Like Sustainability With Little Effort? Here’s How To Easily Do Your Bit
When you’re off exploring some far-flung, unspoilt destination off the beaten track, you’ll want to do whatever you can to help keep it that way. But even, for everyday living, one would like to reduce the environmental impacts of our presence whenever possible, and hopefully without too much effort.
Travellers are becoming more and more aware of the environmental impacts of travel and tourism, but the good news is there are some very easy ways to minimise that impact on your trips. Here are a few things you can consider doing, without much exertion on your part!
1) Avoid Bottled Water
Now this might seem like a complete turn around from the usual advice to drink bottled water when abroad, but plastic bottles are a plague to the planet we love so to travel around. 350 million plastic water bottles are used globally each day! It is said that there will be more plastics in the ocean than fishes by 2050!
There are usually safe water sources available when you travel if you look, so pack a re-useable water bottle and do a little research before you head off to help safeguard the environment and your health. Where it is unsafe to drink tap water directly, boil tap water in your hotel room and leave to cool for the next day. Or get technical and use water purifier devices or sterilising water bottles.
If not for the environment, think about how much you’ll save NOT buying 3 litres of water per day per person!
2) Say No to Straws
The Plastics issue have dominated since the “Blue Planet effect”. Plastic straws are slowly being phased out in the UK, but sadly its taking a little longer for some other countries to catch up with the no straw or recyclable paper straw initiative.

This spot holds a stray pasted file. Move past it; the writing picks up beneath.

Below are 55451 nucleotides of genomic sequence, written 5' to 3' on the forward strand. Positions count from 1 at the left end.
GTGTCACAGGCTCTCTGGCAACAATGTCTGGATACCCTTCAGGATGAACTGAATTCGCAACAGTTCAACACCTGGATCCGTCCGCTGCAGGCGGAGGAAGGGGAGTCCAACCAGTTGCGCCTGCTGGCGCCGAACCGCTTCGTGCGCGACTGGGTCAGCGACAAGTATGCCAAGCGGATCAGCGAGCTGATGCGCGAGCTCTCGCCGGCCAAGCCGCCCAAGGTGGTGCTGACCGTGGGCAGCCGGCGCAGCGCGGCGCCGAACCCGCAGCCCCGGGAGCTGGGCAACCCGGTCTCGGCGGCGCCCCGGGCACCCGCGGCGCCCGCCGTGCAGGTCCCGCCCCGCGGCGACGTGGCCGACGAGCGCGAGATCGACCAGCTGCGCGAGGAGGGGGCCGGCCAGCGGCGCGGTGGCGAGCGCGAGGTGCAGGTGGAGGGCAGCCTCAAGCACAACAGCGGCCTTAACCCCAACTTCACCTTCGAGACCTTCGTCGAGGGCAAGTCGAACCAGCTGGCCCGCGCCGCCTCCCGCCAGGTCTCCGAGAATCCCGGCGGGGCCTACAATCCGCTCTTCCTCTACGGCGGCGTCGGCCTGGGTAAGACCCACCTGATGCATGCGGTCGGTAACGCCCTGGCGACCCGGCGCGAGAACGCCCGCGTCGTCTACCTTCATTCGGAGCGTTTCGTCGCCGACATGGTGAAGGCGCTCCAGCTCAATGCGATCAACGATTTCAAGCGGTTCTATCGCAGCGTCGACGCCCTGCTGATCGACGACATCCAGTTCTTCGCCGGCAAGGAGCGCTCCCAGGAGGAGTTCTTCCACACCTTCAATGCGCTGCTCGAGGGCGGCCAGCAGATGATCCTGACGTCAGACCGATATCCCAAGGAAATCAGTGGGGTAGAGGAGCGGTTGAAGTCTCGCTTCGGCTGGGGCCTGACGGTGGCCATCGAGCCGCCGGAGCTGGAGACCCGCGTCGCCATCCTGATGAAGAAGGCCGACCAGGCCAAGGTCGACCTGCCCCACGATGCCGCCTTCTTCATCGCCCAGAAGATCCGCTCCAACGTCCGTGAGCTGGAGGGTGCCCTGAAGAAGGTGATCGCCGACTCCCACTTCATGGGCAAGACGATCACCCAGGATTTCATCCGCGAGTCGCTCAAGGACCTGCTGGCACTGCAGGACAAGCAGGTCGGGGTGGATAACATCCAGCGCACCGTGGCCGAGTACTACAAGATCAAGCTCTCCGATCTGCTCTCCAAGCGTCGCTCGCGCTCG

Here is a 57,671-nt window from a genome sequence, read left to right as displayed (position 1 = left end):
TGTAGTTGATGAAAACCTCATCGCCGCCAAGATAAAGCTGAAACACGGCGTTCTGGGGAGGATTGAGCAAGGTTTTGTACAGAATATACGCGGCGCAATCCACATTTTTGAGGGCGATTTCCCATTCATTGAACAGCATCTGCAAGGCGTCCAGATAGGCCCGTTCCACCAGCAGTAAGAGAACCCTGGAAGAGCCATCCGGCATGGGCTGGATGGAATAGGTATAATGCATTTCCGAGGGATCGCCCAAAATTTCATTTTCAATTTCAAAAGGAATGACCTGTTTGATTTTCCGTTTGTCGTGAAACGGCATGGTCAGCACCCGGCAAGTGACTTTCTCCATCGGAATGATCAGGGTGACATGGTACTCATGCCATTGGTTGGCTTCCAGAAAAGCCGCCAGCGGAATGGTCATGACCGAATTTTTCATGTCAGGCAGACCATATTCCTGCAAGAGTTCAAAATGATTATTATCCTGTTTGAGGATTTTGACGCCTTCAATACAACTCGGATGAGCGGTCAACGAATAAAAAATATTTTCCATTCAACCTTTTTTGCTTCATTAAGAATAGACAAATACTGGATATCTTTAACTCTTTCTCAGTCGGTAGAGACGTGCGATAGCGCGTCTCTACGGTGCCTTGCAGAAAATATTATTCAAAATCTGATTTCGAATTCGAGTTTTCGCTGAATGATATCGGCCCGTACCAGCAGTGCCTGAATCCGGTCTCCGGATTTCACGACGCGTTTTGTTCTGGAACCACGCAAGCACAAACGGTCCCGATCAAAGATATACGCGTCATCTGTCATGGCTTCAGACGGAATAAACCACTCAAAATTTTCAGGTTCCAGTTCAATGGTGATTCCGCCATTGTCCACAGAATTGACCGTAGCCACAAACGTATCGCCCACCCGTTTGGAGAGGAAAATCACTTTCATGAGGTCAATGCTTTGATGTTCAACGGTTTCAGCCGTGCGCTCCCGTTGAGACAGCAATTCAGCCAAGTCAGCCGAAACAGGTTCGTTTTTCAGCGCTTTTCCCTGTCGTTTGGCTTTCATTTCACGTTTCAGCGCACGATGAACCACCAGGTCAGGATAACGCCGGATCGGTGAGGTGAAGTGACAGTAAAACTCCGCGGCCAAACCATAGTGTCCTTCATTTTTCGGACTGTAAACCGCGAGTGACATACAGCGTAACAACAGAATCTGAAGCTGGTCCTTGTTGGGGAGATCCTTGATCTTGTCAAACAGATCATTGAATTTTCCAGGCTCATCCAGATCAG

As much as these little colourful plastic tubes make you feel like you are on holiday, they are now a symbol of catastrophic damage by our throwaway culture. Imagine more than half a million plastic straws are used every day around the world!
When you visit a bar, café, eatery or restaurant, politely decline the plastic straw and do your bit for Mother Earth.
3) Use Reef Safe Sunscreen
The UN Ocean Conference 2017 revealed that coral reefs provide close to US$30 billion each year in goods and services. Plus the fact that coral reefs are invaluable to human beings considering the role they play in the subjects of air quality, food web, erosion prevention and medicines.
Reef safe sunscreen is produced without oxybenzone and octinoxate, two chemicals that are toxic to coral reefs and other marine life.
Toxins in oxybenzone are absorbed through the skin every time sunscreen is applied. The Environmental Working Group (EWG) believe that oxybenzone is linked to hormone disruption and tests have shown that it acts like estrogen in the system, altering sperm counts in many animals and causing endometriosis in women. It has also been found in mothers’ breast milk and causing skin allergies. So, CORALS OR NOT oxybenzone is BAD NEWS!
So, switch to reef safe sunscreen, if not for the corals then for ourselves…to be safe.
4) Eat & Shop Local
Experiencing the local cuisine and trying traditional food is a huge part of the travelling experience. Choose local produce over imported. It makes no sense to be eating feta couscous salad in China!
Many travel destinations rely on the injection that tourism gives, so choose independent hotels, local eateries and bar rather than just heading for those familiar chains the next time you jet off somewhere new. Not only will you get to experience something a little different, but you’ll be giving the local economy a much-needed boost too!
5) Consider The Transport Pyramid
When we travel, we often use the method of transportation that gets us there quickly and cheaply – but this isn’t always the best news for the environment.
When you travel abroad, consider the environmental impact your chosen method of transportation has. If you can, go for the one that will cause the least damage to our eco system. Consider the transport pyramid (walk/bike, public transport, car, plane etc) wherever possible and convenient.
For example, if you’ve travelled to Thailand via plane, get a tuk-tuk to your hotel instead of a taxi and hire a bike to get around the next day instead of taking the bus if the journey isn’t too far. Make sure that the transport with the greatest emissions are used less frequently at the top of the pyramid and then those with a lesser impact sit at the bottom and are your go-tos.